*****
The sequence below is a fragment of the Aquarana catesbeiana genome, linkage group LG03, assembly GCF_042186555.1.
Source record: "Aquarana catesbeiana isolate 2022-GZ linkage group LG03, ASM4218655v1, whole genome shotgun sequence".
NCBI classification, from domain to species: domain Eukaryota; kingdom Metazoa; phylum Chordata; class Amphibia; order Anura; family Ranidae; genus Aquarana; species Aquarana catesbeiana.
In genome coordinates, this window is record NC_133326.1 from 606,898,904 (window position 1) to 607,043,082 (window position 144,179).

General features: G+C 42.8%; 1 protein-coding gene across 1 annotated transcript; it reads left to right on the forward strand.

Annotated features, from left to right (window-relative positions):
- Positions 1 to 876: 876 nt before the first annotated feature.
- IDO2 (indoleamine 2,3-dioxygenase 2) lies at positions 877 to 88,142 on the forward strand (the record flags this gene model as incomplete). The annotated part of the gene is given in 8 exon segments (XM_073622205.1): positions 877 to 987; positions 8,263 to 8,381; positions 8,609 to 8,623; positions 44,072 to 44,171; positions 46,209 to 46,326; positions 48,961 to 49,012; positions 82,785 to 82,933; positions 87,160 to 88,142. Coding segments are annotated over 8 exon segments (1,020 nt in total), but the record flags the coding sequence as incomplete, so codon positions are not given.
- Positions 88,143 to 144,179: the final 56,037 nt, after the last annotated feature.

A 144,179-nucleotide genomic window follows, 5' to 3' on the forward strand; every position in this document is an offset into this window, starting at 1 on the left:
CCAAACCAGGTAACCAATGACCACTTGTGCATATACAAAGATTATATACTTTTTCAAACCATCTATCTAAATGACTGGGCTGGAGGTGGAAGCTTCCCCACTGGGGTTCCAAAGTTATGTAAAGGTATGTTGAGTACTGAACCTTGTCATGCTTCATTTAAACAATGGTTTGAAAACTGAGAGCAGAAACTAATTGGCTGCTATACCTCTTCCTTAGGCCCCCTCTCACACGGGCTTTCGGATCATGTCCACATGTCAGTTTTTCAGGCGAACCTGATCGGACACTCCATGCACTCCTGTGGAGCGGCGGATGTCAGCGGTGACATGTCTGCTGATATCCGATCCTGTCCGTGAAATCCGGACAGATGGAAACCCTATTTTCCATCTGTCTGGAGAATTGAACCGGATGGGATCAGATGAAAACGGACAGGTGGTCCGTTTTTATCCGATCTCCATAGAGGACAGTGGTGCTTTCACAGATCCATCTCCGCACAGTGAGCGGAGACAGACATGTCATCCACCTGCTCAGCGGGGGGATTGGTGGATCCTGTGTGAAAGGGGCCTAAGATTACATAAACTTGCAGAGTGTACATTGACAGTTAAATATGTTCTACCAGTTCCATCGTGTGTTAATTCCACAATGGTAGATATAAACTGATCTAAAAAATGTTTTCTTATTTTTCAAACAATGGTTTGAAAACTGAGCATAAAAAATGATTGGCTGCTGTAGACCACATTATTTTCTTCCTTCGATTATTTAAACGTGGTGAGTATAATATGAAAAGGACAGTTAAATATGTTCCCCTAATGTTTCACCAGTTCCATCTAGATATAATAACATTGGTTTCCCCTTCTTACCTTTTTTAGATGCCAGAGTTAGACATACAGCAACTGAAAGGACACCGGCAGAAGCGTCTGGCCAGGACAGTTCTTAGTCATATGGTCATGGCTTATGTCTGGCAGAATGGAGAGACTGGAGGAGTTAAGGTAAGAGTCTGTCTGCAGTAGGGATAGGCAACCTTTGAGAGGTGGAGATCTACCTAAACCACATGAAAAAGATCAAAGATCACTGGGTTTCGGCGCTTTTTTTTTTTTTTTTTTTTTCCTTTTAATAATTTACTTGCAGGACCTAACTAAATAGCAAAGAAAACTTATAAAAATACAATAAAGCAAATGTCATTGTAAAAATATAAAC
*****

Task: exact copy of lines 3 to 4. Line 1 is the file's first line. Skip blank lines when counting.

NCBI classification, from domain to species: domain Eukaryota; kingdom Metazoa; phylum Chordata; class Amphibia; order Anura; family Ranidae; genus Aquarana; species Aquarana catesbeiana.
In genome coordinates, this window is record NC_133326.1 from 606,898,904 (window position 1) to 607,043,082 (window position 144,179).